Wrap Tcl_ObjCommand in an object-oriented way

People know that Tcl is widely used in the world. It uses C-like syntax and provides Tcl/C binding. For people who know C and want their applications to support script, Tcl is a good solution.

Tcl is written in C. If a Tcl interpreter is required to be embedded in the application and you want to write Tcl command in C/C++, we usually need to do something that makes Tcl a bit object-oriented. How to create an object-oriented Tcl language is not my intention. What I am trying to do is to wrap Tcl in a way that writing of Tcl commands can be more object-oriented (maybe you can see it as a pattern). And if you know any better way, please let me know.

If we are required to create a command called run_me in Tcl interpreter and it is kinda expensive to write this command in tcl script, we can write it in C/C++. I am sure we all agree to this. The internal work is that an associated C function gets called when run_me is executed in tclsh.

First, a Tcl_CreateObjCommand can be used to create this Tcl to C binding and it needs parameters as follows:

Tcl_CreateObjCommand(interp, /* Tcl_Interp* */
                    "run_me",    /* const char*: Tcl command name */
                    &my_run_me_c_func,    /* C function to be called */
                    0, 0 );

In the simplest form, you can just add my_run_me_c_func at global namespace. Of course, it's not a good enough solution for C++ developer because you may add too many functions in global namespace. It shouldn't surprise you that I use a class hierarchy to manage these C bindings. And it shouldn't surprise you again that I apply Command Pattern in this scenario. The base class of the hierarchy may look like,

class TclCommand {
    virtual ~TclCommand() {}
    int execute( ClientData clientData,
                 Tcl_Interp* interp,
                 int objc,
                 Tcl_Obj* const objv[] ) {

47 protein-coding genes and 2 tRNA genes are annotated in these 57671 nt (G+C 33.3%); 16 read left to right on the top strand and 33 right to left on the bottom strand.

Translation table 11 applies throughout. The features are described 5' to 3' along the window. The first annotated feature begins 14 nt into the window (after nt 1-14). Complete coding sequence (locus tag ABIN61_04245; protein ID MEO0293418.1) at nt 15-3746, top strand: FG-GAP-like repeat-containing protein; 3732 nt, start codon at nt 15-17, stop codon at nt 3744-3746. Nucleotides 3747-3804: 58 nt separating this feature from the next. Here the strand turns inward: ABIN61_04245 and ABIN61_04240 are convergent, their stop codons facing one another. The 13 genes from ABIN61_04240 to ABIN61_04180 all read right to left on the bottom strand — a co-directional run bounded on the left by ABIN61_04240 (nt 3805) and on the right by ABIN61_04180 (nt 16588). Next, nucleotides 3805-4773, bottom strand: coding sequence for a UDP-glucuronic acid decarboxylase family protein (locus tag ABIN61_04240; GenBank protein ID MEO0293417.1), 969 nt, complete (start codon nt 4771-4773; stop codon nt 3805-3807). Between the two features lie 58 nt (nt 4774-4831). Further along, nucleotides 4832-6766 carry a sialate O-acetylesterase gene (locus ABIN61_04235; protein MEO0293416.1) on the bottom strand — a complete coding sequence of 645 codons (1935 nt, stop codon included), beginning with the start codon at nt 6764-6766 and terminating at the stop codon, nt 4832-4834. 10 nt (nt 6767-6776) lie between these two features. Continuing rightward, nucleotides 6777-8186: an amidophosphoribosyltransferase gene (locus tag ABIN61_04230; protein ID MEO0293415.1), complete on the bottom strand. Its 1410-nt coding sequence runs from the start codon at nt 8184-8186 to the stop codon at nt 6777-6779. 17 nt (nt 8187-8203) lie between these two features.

// print help if having -h option

        // syntax checking by is_valid()
        // everything is fine, call do_execute()

        return TCL_OK;
    virtual int  do_execute( /* necessary arguments */ ) = 0;
    virtual bool is_valid( /* arguments from command line */ ) = 0;
    virtual void help( /* necessary arguments */ ) = 0;

class RunMeTclCommand : public TclCommand {
    // Override pure virtual functions in base class.

For different Tcl commands, different TclCommand class should be added in this class hierarchy. The problem is how to let Tcl know run_me and RunMeTclCommand are connected?

First, every Tcl command is linked to a local static function TclCommandLinker and it dispatches call to appropriate TclCommand object. Its content may look like

static int
TclCommandLinker( ClientData clientData,
               Tcl_Interp* interp,
               int objc,
               Tcl_Obj* const objv[] )
    // ...
    int length = 0;
    TclCommand* cmd = TclCommandMap::instance()->getMapping(
           Tcl_GetStringFromObj( objv[0], &length ) );
    if ( cmd ) {
       return cmd->execute( clientData, interp, objc, objv );
    return TCL_ERROR;

You can see from above that a singleton object TclCommandMap used here to get proper TclCommand mapping. This object can be implemented by std::map as,

class TclCommandMap {
    static TclCommandMap* instance();
    void addMapping(const std::string& name, TclCommand* cmd);
    Command* findMapping(const std::string& name);
    // ...

Second, Tcl knows this TclCommandLinker through,

Tcl_CreateObjCommand( interp,
                    0, 0 );

Finally, when a Tcl command is registered into Tcl interpreter,

// ...
                                    new RunMeTclCommand( /* parameters */ );
// ...

That's it. We're done.